Abstract Monitoring patient response to treatment is challenging for most cancers, but it is particularly difficult in glioblastoma multiform, the most common and aggressive form of malignant brain tumor. These tumors exhibit a high degree of heterogeneity which may not be reflected in a biopsy. To determine if the current standard of care is effective, glioma patients are monitored using MRI or CT scans, an effective but sometimes misleading approach due to the phenomenon of pseudoprogression. As such, there is incredible need for a minimally invasive “liquid biopsy” to assist in molecularly characterizing the tumors while also aiding in the identification of true progression in glioblastoma. This review details the status and potential impact for circulating tumor cells, extracellular vesicles, ctDNA, and ctRNA, putative circulating biomarkers found in the blood in glioblastoma patients. As mutation-based therapy becomes more prevalent in gliomas, blood-based analyses may offer a non-invasive method of identifying mutations. The ability to obtain serial “liquid biopsies” will provide unique opportunities to study the evolution of tumors and mechanisms of treatment resistance and monitor for mutational changes in response to therapy. CTCs, ctDNA, ctRNA, extracellular vesicles, liquid biopsy Advances in the mutational classification of brain tumors have led to a more targeted management of gliomas tailored to individual patients’ mutations.1,2 Patients must undergo surgery for tissue diagnosis, which has risks and is limited to mutational analysis at a single time point. After therapy, therapeutic response and recurrence are monitored using magnetic resonance imaging (MRI), which does not reliably distinguish tumor progression from radiation necrosis. As such, there is a great need for tools to diagnose, molecularly characterize, and determine treatment response while minimizing the morbidity associated with surgery and improving sensitivity and specificity compared with current imaging-based technologies. Recent advances in blood-based analyses, including circulating tumor cells, circulating DNA, and circulating extracellular vesicles, have demonstrated significant promise to address this need.3 Brain tumors have been characterized classically by histopathologic evaluation and more recently by genetic information obtained via molecular analysis. Given the heterogeneity of gliomas, a biopsy may not reflect the entire tumor. Gerlinger et al demonstrated that 60%–70% of mutations identified were not present across all regions of a tumor,4 and therefore individual biopsies often missed mutations present elsewhere. In addition to regional heterogeneity, scarcity of tissue may limit histopathologic and genetic analyses. Brain tumors may be difficult to access, and surgery may have morbidity. Processing of tissue samples, including fixation and paraffin embedding, may limit subsequent molecular analysis. Finally, tissue biopsy limits tumor analysis to a single point in time, whereas tumors constantly evolve potentially in response to treatment.5 Liquid biopsy, referring to analysis of patient liquid specimens such as blood and cerebrospinal fluid (CSF) in lieu of surgical biopsy specimens, offers the promise of diagnosis and mutational analysis in a less invasive manner. The use of liquid biopsies as a complement to tumor biopsy analysis offers advantages in confirming diagnosis, identifying mutations present, and monitoring tumor evolution and response to therapy (Table 1).6 Table 1 Sensitivity and specificity of circulating biomarkers reported by recent studies focusing on gliomas Study Biomarker Sensitivity Specificity Sullivan et al10 CTCs 39.4% 100% Muller et al11 CTCs 20.6% 96.6% Macarthur et al12 CTCs 72% pre-radiotherapy; 8% post-radiotherapy 100% Figueroa et al41 EVs 61% 98% Boisselier et al57 ctDNA 60% 100% Lavon et al58 ctDNA 51% 100% Majchrzak-Celińska et al59 ctDNA 81% 97% Study Biomarker Sensitivity Specificity Sullivan et al10 CTCs 39.4% 100% Muller et al11 CTCs 20.6% 96.6% Macarthur et al12 CTCs 72% pre-radiotherapy; 8% post-radiotherapy 100% Figueroa et al41 EVs 61% 98% Boisselier et al57 ctDNA 60% 100% Lavon et al58 ctDNA 51% 100% Majchrzak-Celińska et al59 ctDNA 81% 97% View Large Table 1 Sensitivity and specificity of circulating biomarkers reported by recent studies focusing on gliomas Study Biomarker Sensitivity Specificity Sullivan et al10 CTCs 39.4% 100% Muller et al11 CTCs 20.6% 96.6% Macarthur et al12 CTCs 72% pre-radiotherapy; 8% post-radiotherapy 100% Figueroa et al41 EVs 61% 98% Boisselier et al57 ctDNA 60% 100% Lavon et al58 ctDNA 51% 100% Majchrzak-Celińska et al59 ctDNA 81% 97% Study Biomarker Sensitivity Specificity Sullivan et al10 CTCs 39.4% 100% Muller et al11 CTCs 20.6% 96.6% Macarthur et al12 CTCs 72% pre-radiotherapy; 8% post-radiotherapy 100% Figueroa et al41 EVs 61% 98% Boisselier et al57 ctDNA 60% 100% Lavon et al58 ctDNA 51% 100% Majchrzak-Celińska et al59 ctDNA 81% 97% View Large Circulating Tumor Cells Cells that have left the primary tumor site and entered the blood are termed circulating tumor cells (CTCs). While long considered to be present in the blood of metastatic patients,7,8 recent advances in technology have led to the capture, identification, and analysis of CTCs.9–12 CTCs are exceedingly rare compared with the background of normal circulating cells and are thought to contain the genetic material of the parental tumor.13 CTCs have been identified in melanoma, breast, lung, and prostate cancers, as well as more recently in gliomas.10–12 CTCs were identified in 39% of GBM patients and could be analyzed to identify epidermal growth factor receptor (EGFR) amplification in the primary tumor.10 CTCs are believed to represent a portrait of tumor subclones, and several studies showed that even at a single cell level, CTCs can retain specific characteristics from the primary tumor, such as mutations and gene expression signatures.10–12 In terms of CTC detection, several methods are available for CTC detection and enumeration, including epithelial cell adhesion molecule (EpCAM)–based capture, size-based filtration, microfluidic devices, magnetic cell sorters, acoustic-based separation, and even complex systems using combinations of these technologies.14–18 CTCs may be obtained via positive selection (eg, EpCAM-based selection) or negative selection (eg, depletion of white blood cells), with both approaches possessing advantages and disadvantages.19 CTCs may represent an important source of tumor information when primary tumor is no longer available or when there is a technical challenge sampling the primary lesion, as is often the case in brain tumors. In gliomas, several independent groups have reported the presence of CTCs in blood samples.11,12,19 Sullivan et al described the detection of glioblastoma (GBM) CTCs using CTC-iChip technology, which includes a combination of microfluidic flow manipulations, including hydrodynamic flow sorting, to remove small particles, inertial flow to align and organize nucleated cells, and finally the removal of contaminating white blood cells using magnetophoresis.10 The authors detected CTCs in the peripheral blood of 39.3% (13/33) of patients with GBM. The majority of the CTCs showed a signature of aggressive mesenchymal GBM subtype, with high expression of SERPINE1, TGFB1, TGFBR2, and VIM. Müller and collaborators employed differential centrifugation with Ficoll-Paque gradients followed by fluorescence immunocytochemistry using glial fibrillary acidic protein as a putative marker for CTCs.11 CTCs were found in 20.6% of patients (29 of 141), and the presence of CTCs was correlated with EGFR amplification. Macarthur and colleagues described the detection of GBM CTCs using nestin and human telomerase as markers.12 CTCs were detected in 71% of patients and were predictive of disease progression. Challenges limiting widespread clinical utilization of circulating tumor cell assays for GBM include the complex combination of technologies required and to the sensitivity of assays. GBM CTC isolation technology has incredible promise in brain tumors, as with other cancers. However, additional studies are needed to demonstrate the clinical significance of CTCs during a patient’s disease course. Currently, CTC capture from blood can be adversely affected by time from blood draw; this may complicate efforts to scale CTC capture to a clinical level, and efforts are under way to mitigate these limitations. The reported sensitivities vary between 20.6% and 71%, and it would be important to establish higher sensitivity prior to clinical usage. Ongoing and future work may address these issues. Extracellular Vesicles Extracellular vesicles (EVs) are small lipid bilayer enclosed vesicles released by both cancer and noncancer cells into the extracellular space.20 The most commonly studied categories of EVs include exosomes, which range from 30 to 100 nm in size, and microvesicles, which range from 100 to 1000 nm in size.21,22 EVs are shed via budding of plasma membrane or via fusion of intracellular vesicles with the plasma membrane.23 EVs secreted by tumor cells may be taken up by neighboring stromal cells, leading to alteration of cell program. This has been demonstrated in pancreatic, lung, prostate, breast, skin, and glial cancers.24–26 EVs may also be taken up by cells of the immune system, causing immunosuppression.27 More recently, EVs have gained a role in cancer diagnosis and therapy,28,29 allowing the identification of BRAF, KRAS, or EGFR mutations in a variety of primary tumors with high sensitivity and specificity.30 EVs possess a very short half-life in vivo, making them suitable to track rapid changes in tumor biology.31 Gliomas have been demonstrated to release EVs which transfer tumorigenic potential to other tumor cells, interact with endothelial cells to promote angiogenesis, and act in an autocrine fashion to stimulate GBM tumor cell growth.32–34 Glioblastoma EVs contain many of the same transcripts as primary tumor cells and can be used to detect EGFR variant III (EGFRvIII) transcripts and miRNAs.32,35 EGFRvIII is a frequent activating mutation in EGFR in gliomas which generates a truncated version of the EGFR protein, with an in-frame deletion of exons 2–7.36 EGFRvIII is a constitutively active form of EGFR that is able to activate downstream targets of EGFR, without the need of an increase in EGF levels.37 Furthermore, EGFRvIII protein carries a unique peptide sequence generated by the fusion of exons 1 and 8 that has been shown to serve as a tumor-specific target for immunotherapy approaches, including chimeric antigen receptor T cells.38 The transfer of EVs from GBM cells to microglia has been visualized in vitro and in a mouse model of GBM using 2-photon microscopy.39 Glioblastoma cells expressing EGFRvIII may transfer this receptor variant to nearby tumor cells that do not endogenously express the variant, thereby promoting tumor progression.33 Radiation promotes the release of EVs from GBM cells that promote a migratory phenotype upon uptake by recipient GBM cells.34 Glioma exosomes carry a variety of cargo.22 EV-associated microRNAs (including miR-451, miR-21, miR-29a, miR-222, miR-30a, miR-92b, miR-221, and miR-23a) may promote proliferation and resistance to apoptosis.22,40,41EGFRvIII mRNA and protein may support constitutively active signaling via AKT and mitogen-activated protein kinase (MAPK) pathways and thereby drive tumor progression.32 O6-methylguanine-DNA methyltransferase (MGMT) and alkylpurine DNA n-glycosylase (APNG) mRNA contained within EVs may promote resistance to chemotherapy. Notably, mRNA levels within EVs correlated with mRNA levels in cells from which the EVs were derived.42 Chen et al described the use of sensitive polymerase chain reaction (PCR) assays to detect isocitrate dehydrogenase 1 (IDH1) wild-type and mutant mRNA in EVs obtained from the CSF of patients with gliomas.43 Figueroa et al reported a notable multicenter study including 71 GBM patients where extracellular vesicles derived from CSF were obtained and analyzed for EGFRvIII status and EGFR amplification and compared with tissue from the primary tumor.44 They demonstrated a sensitivity of 61% and a specificity of 98% when using EVs to assess EGFRvIII status of the primary tumor. The majority of the research performed thus far on extracellular vesicles for GBM focuses on tumor biology or proof of principle and is not yet ready for clinical application. However, 2 of the areas with the most future promise include evaluation of EGFRvIII and IDH1 in exosomes. For EGFRvIII, 2 groups have achieved a high specificity of detection within exosomes derived from CSF.43,44 Notably, one study was performed in multiple centers with a total of 71 patients.44 However, sensitivity (<70%) would need to be improved. Similarly, IDH1 was detected in exosomes derived from CSF with a high specificity (100%) and intermediate sensitivity (62.5%) in a total of 14 patients.43 While the clinical implications of determining IDH1 status via CSF sampling are exciting, further work prior to clinical use should focus on improvement of sensitivity and inclusion of a larger number of patients. Circulating DNA The first description of circulating free DNA (cfDNA) dates to the 1940s, when Mandel and Metais described the presence of circulating nucleic acids in healthy individuals.45 Today, cfDNA is appreciated as an important source of information in diverse physiological and pathological states, such as exercise, trauma, surgery, stroke, renal failure, and cancer.46–48 Given the abundance of cfDNA released by normal cells, it is important to distinguish circulating tumor DNA (ctDNA) from cfDNA. Strategies targeting somatic mutations that are characteristic of certain tumors and not present in healthy individuals are often used to differentiate ctDNA from cfDNA.49 Given the technical challenge involved in identifying ctDNA, current methodologies merit attention. Next-generation sequencing and digital PCR technologies may be used to detect ctDNA among the background of DNA sloughed from normal cells.50–53 Next-generation sequencing technologies involve cutting DNA into short segments, which are separated spatially and sequenced in parallel using fluorescence or other readouts for each base.50 Next-generation sequencing is rapid and less expensive than Sanger sequencing.54 In analysis of circulating nucleic acids, next-generation sequencing offers the benefit of being able to detect mutations without knowing exactly what they are and being able to detect a large number of possible mutations in a particular gene. Digital droplet PCR (ddPCR) technologies involve partition of a sample into many subsamples, each of which undergoes an individual PCR reaction that reads out as positive or negative.52,55 This readout undergoes a transformation based on the Poisson distribution, giving the absolute number of copies of nucleic acid present in the original sample. Digital droplet PCR is extremely sensitive and specific, able to work with smaller amounts of nucleic acid than next-generation sequencing, even in samples with degradation or high wild-type background.52 Digital PCR is faster and more cost effective than next-generation sequencing.54 However, digital PCR may not be able to detect all possible mutations, due to specific location of some single nucleotide variants that can interfere with the primers and probe to bind to the mutation site. With multiplexing, up to 4 assays may be run at once within a particular sample (usually allowing the detection of up to 4 possible distinct mutations per gene), whereas next-generation sequencing may be run in a massively parallel fashion.50 In upcoming clinical assays, digital PCR and next-generation sequencing will likely both be employed depending on the context.56 Digital PCR will be the preferred method in the setting of known specific mutations (eg, IDH1 p.R132H) and will be used to confirm mutations identified via next-generation sequencing. Next-generation sequencing will be used when there are a vast number of possible mutations in a particular gene or when there is suspicion of mutations that are not detected by known digital PCR primers. Next-generation sequencing and digital PCR have been employed successfully to detect ctDNA in a variety of cancer types, allowing the identification of clinically actionable mutations and the understanding of mechanisms underlying resistance to therapy.57 Lebofsky et al performed de novo detection of somatic mutations using plasma DNA compared with metastasis biopsies in 34 patients with a variety of nonglial cancers.58 Of the 34 patients examined, 27 underwent biopsies that produced enough material to evaluate mutations. Among the 27 patients with successful biopsies, 97% of mutations identified by biopsy were also identified by evaluation of ctDNA. There was one mutation identified by ctDNA that was not seen on biopsy. Interestingly, ctDNA demonstrated mutations in the 7 patients with a failed biopsy. These results suggest that in the evaluated subset of patients, ctDNA may be nearly as effective at identifying tumor mutations as biopsy. In another study, comprising 18 patients with colorectal cancer, Diehl et al compared ctDNA with carcinoembryonic antigen (CEA), the gold standard biomarker for disease progression. Interestingly, levels of ctDNA correlated with complete versus incomplete resection after surgery. Levels of ctDNA decreased by 99% on average in complete resections, whereas incomplete resection led to a slight decrease or increase in ctDNA levels. Notably, ctDNA level predicted recurrent disease more accurately than did CEA level.58 These studies suggest that ctDNA holds great promise for eventual clinical application in some nonglial cancers. The use of ctDNA for detection of mutations in gliomas has been more challenging. Bettegowda et al employed digital PCR to identify ctDNA in 640 patients with various cancer types.59 Circulating tumor DNA was detectable in >75% of patients with advanced pancreatic, ovarian, colorectal bladder, melanoma, and head and neck cancer but was detectable in only <10% of patients with gliomas (n = 27). Finally, the authors examined a subset of 206 patients with colorectal cancer. KRAS mutations could be detected by ctDNA with a sensitivity of 87.2% and a specificity of 99.2%. Interestingly, ctDNA identified mutations that could mechanistically explain development of resistance to EGFR blockade in 23 of 24 patients who objectively responded to therapy but subsequently relapsed. Several groups have focused on ctDNA specifically in glioma patients.60–62 Boisselier et al employed a variant of digital PCR to evaluate IDH mutations based on ctDNA in glioma patients, detecting IDH1 p.R132H mutations in 15 out of 25 patients with mutated tumors (60%) and in none of the 14 patients with wild-type tumors.60 The sensitivity increased with enhancing tumor volume (6/6 for enhancing volume ≥10 cm3). Specificity was 100% (zero of 14 potential false positives). Lavon et al examined a cohort of 70 patients with high-grade gliomas or oligodendrogliomas.61 Examining MGMT promoter methylation or loss of heterozygosity in chromosome 1p, 19q, and 10q, they identified tumor-specific cfDNA alteration in 51% of gliomas and 55% of oligodendrogliomas. When including only patients with measurable tumor by MRI near the time of serum collection, the rate of detection was 76% for both glial and oligoglial tumors. Of note, no tumor-specific cfDNA alterations were identified in healthy controls. Similarly, the Majchrzak-Celińska group analyzed methylation status in MGMT, RASSF1A, p15INK4B, and p14ARF in serum ctDNA of 33 patients with newly diagnosed CNS tumors, including 17 gliomas, 6 meningiomas, and 10 metastatic malignancies.62 Of the 17 ctDNA samples from glioma patients, 12 (71%) demonstrated methylation in at least 1 of the 4 tumor suppressor genes: MGMT (18%), RASSF1A (47%), p15INK4B (12%), and p14ARF (41%). Compared with the tissue gold standard, ctDNA identified hypermethylation with a sensitivity of 81% and specificity of 97% overall. In conclusion, recent work has demonstrated progress in identifying promoter hypermethylation and mutations via ctDNA analysis of glioma patients. Tumor-derived DNA may be identified from CSF as well as from the blood. Wang et al described the detection of tumor DNA from CSF samples in 35 patients with gliomas and other primary tumors of the CNS and coined the term “CSF-tDNA” (CSF-derived tumor DNA).63 The authors employed next-generation sequencing of primary tumor samples to identify mutations present. Guided by this analysis, the authors searched for these mutations in the CSF of the same patients. CSF-tDNA was identified in 74% of cases. Interestingly, CSF-tDNA was detectable in all patients with medulloblastomas, ependymomas, and high-grade gliomas that abutted a CSF space. Of note, the authors’ method involved initial identification of mutations from primary tumor samples, and therefore the method would be useful for tracking recurrence after surgery but not for initial diagnosis and molecular characterization. Prior to clinical use, further work would be necessary to establish specificity and to evaluate this method’s ability to distinguish between recurrent tumor and radiation necrosis. Two additional papers reported identification of mutations associated with specific brain tumors in CSF. Bing–Neel syndrome and primary central nervous system lymphoma (PCNSL) are associated with the MYD88 p.L265P mutation. Hiemcke-Jiwa et al validated ddPCR as a method of identifying MYD88 p.L265P mutation in formalin-fixed, paraffin-embedded brain tumor specimens.64 Next, they isolated DNA and performed ddPCR on CSF samples from 9 patients with clinical suspicion of Bing–Neel syndrome and 3 patients with PCNSL. MYD88 p.L265P mutations were identified in 8 of 9 patients with clinical suspicion of Bing–Neel syndrome and in 1 of 3 patients with PCNSL. Prior to widestream use, specificity would need to be evaluated with CSF from nontumor control patients and sensitivity would need to be improved for PCNSL. Histone H3K27M mutations are associated with diffuse midline glioma. Huang et al were able to isolate DNA from CSF samples taken from 5 children with diffuse midline glioma, and histone H3K27M mutations were identified in CSF from 4 of the 5 children.65 The authors report a sensitivity of 87.5% and specificity of 100%. While these results are quite promising, larger clinical studies would be required prior to entry into the clinic. In summary, ctDNA is most commonly detected using next-generation sequencing and digital PCR technologies.50–53 Blood-based detection of ctDNA has been demonstrated to be sensitive and specific in a variety of nonglial cancers.48,57,58 In gliomas, blood-based detection of ctDNA is specific but not nearly as sensitive (10%–60%) as in other cancers.59–62 Interestingly, higher sensitivity is seen with large enhancing tumor volume.60 Identification of glioma ctDNA has been performed with higher sensitivity using CSF (33%–89%) compared with blood.63–65 Areas that appear most promising for clinical use include detection from CSF (rather than blood) and the subset of patients with large enhancing tumors. Larger trials should be performed, and sensitivity will need to be improved. Circulating MicroRNA Circulating microRNA (miRNA) is another circulating biomarker that has attracted attention. Ranging in length from 21 to 24 nucleotides, miRNAs represent small noncoding RNA molecules that possess an important regulatory role in transcription in both normal and cancer cells.66 While miRNAs regulate transcription within the cell of origin, recent evidence points to an important role for miRNAs in intercellular communication as pro- and anti-oncogenic regulators and immunosuppressors.67,68 Analysis of miRNA accurately identified cancer tissue origin in a variety of cancers.69 Several recent studies have examined miRNA from CSF70 and blood71–75 as a diagnostic tool in gliomas. Dong et al examined miRNA in the serum of 3 patients with GBM and 3 age- and sex-matched healthy controls.72 They identified 115 miRNAs that were significantly upregulated and 24 miRNAs that were significantly downregulated in the serum of GBM patients but not healthy controls. Similarly, Tang et al demonstrated that the level of circulating miR-185 was significantly higher in 66 glioma patients compared with normal controls.73 Interestingly, levels of circulating miR-185 returned to normal levels after surgery and chemoradiation. Additionally, Lai et al demonstrated a 7-fold increase in circulating miR-210 levels in 210 patients with GBM compared with healthy controls,74 whereas Yue et al showed decreased levels of circulating miR-205 in 64 patients with glioma.75 Notably both studies demonstrated a correlation between level of the miRNA studied and outcome. Examining pediatric gliomas, López-Aguilar et al found that circulating miR-130a and miR-145 were significantly elevated, whereas miR-335 and miR-1303 were significantly decreased compared with healthy controls.71 These results suggest that circulating miRNAs hold early promise as tools for the diagnosis and monitoring of gliomas. Current State of Circulating Biomarkers While a great deal of optimism surrounds circulating biomarkers as a means of liquid biopsy for gliomas, technical limitations need to be addressed prior to clinical use. Current techniques allow isolation of CTCs with a sensitivity of 20%–72% of GBM patients.10–12 EVs allowed for the determination of IDH1 status when isolated from CSF but not when isolated from blood.43EGFR amplification was identified using circulating EVs with a sensitivity of 61% and a specificity of 98%.44 Analysis of ctDNA has a sensitivity of 51%–81%60–62 and specificity as high as 97% but has been shown to have a low detection frequency in patients with gliomas. Evaluation of circulating miRNAs identified several candidate biomarkers for glioma diagnosis and monitoring71–75; however, further evaluation of sensitivity and specificity must be done. Sensitivity in particular needs to be addressed for all types of liquid biopsy prior to general clinical use. Future Promise Blood-based analyses will be critical in the diagnosis of inoperable tumors, where safe biopsy may be difficult or impossible. As mutation-based therapy becomes more prevalent in gliomas, blood-based analyses may offer a non-invasive method of identifying mutations. The ability to obtain serial “liquid biopsies” will provide unique opportunities to study the evolution of tumors and mechanisms of treatment resistance and monitor for mutational changes in response to therapy. Combination of techniques (eg, ctDNA in combination with EVs) may allow for improved sensitivity and specificity.30,76,77 Importantly, patients who undergo chemotherapy and radiation frequently develop increase in enhancement on serial MRI examinations, which represents progression versus radiation necrosis (also known as pseudoprogression). Using current imaging technologies, tumor progression and radiation necrosis cannot be reliably differentiated, often requiring operation for diagnosis. A blood-based method of differentiating the 2 diagnoses would be very valuable in this subset of patients. Finally, a combination of blood-based techniques may improve the sensitivity and specificity for liquid biopsy and lead to a clinically useful tool that has the potential to diagnose, monitor, and identify mutations with the goal to identify patients who would benefit from new targeted therapies.30,76,77 Funding This work was supported by a US National Institutes of Health (NIH) Grant (EB002503), NIH National Institute of Biomedical Imaging and Bioengineering Grant (EB012493) and the Wang Pediatric Brain Tumor Collaborative (to B.V.N. and S.L.S.). Conflict of interest statement. None declared. References 1. Louis DN , Perry A , Reifenberger G , et al. The 2016 World Health Organization classification of tumors of the central nervous system: a summary . Acta Neuropathol . 2016 ; 131 ( 6 ): 803 – 820 . Google Scholar CrossRef Search ADS PubMed 2. 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Neuro-OncologyOxford University Press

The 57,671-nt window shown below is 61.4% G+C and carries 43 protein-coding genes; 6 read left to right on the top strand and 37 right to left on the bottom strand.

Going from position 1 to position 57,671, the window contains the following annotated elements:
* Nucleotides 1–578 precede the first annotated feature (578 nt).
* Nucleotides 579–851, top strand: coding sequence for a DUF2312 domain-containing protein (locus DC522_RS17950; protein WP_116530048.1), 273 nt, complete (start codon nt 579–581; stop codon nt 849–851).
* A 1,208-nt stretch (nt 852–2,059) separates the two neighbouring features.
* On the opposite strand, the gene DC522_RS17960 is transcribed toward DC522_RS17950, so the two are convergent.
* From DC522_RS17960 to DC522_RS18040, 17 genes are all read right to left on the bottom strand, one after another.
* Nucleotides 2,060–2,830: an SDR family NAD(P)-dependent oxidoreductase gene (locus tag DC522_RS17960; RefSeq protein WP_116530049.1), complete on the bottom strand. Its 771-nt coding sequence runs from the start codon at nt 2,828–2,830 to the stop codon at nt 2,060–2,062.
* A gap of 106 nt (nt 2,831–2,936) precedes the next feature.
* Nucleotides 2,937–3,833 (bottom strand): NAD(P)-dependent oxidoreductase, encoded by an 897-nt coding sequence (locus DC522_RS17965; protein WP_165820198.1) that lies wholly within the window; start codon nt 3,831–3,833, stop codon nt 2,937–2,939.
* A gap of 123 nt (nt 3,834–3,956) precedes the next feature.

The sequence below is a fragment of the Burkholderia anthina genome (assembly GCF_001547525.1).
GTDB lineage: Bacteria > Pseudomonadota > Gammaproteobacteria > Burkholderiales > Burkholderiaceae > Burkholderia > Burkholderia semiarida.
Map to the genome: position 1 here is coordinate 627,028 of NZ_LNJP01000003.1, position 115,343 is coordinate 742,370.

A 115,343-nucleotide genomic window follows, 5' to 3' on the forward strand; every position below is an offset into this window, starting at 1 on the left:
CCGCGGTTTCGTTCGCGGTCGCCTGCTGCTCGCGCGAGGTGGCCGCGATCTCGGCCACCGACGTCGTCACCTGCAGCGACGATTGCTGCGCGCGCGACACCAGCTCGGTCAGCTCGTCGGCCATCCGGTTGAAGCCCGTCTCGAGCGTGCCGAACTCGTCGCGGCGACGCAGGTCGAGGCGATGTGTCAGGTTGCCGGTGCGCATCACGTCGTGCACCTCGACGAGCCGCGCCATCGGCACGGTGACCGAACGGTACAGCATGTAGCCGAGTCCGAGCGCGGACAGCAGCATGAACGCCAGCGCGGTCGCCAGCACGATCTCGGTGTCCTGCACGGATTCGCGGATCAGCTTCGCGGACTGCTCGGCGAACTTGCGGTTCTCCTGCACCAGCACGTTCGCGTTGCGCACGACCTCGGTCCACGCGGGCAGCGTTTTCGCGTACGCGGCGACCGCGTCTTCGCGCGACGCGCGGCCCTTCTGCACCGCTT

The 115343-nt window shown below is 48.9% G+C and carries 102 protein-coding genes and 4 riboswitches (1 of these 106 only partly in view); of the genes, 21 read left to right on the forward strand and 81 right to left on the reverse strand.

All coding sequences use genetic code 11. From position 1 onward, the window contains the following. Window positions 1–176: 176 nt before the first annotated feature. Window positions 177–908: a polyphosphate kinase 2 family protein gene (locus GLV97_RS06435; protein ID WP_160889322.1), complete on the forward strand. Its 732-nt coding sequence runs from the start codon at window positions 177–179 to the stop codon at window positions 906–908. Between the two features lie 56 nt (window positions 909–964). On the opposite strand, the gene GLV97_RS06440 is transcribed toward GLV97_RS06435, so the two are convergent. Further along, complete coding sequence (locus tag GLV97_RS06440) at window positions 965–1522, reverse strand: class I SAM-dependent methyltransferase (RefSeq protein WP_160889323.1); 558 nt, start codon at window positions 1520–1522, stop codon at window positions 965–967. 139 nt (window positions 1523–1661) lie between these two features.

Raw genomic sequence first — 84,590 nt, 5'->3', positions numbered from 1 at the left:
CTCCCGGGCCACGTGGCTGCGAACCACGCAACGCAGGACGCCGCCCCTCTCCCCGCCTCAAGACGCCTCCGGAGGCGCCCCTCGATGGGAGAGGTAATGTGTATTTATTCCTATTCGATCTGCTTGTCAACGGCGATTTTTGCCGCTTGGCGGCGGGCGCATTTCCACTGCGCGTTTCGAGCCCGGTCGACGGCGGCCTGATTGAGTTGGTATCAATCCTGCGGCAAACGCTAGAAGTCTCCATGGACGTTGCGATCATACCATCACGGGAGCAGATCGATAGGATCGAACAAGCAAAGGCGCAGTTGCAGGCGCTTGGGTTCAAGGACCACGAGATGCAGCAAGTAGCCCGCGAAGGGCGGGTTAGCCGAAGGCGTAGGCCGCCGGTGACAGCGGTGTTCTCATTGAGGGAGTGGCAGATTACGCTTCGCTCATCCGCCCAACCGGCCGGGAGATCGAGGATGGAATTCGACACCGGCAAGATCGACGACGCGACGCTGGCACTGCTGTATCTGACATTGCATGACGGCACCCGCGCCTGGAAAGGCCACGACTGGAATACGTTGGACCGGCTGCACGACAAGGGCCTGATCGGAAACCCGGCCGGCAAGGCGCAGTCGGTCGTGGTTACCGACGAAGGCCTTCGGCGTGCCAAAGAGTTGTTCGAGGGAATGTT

Published: Sep 1, 2018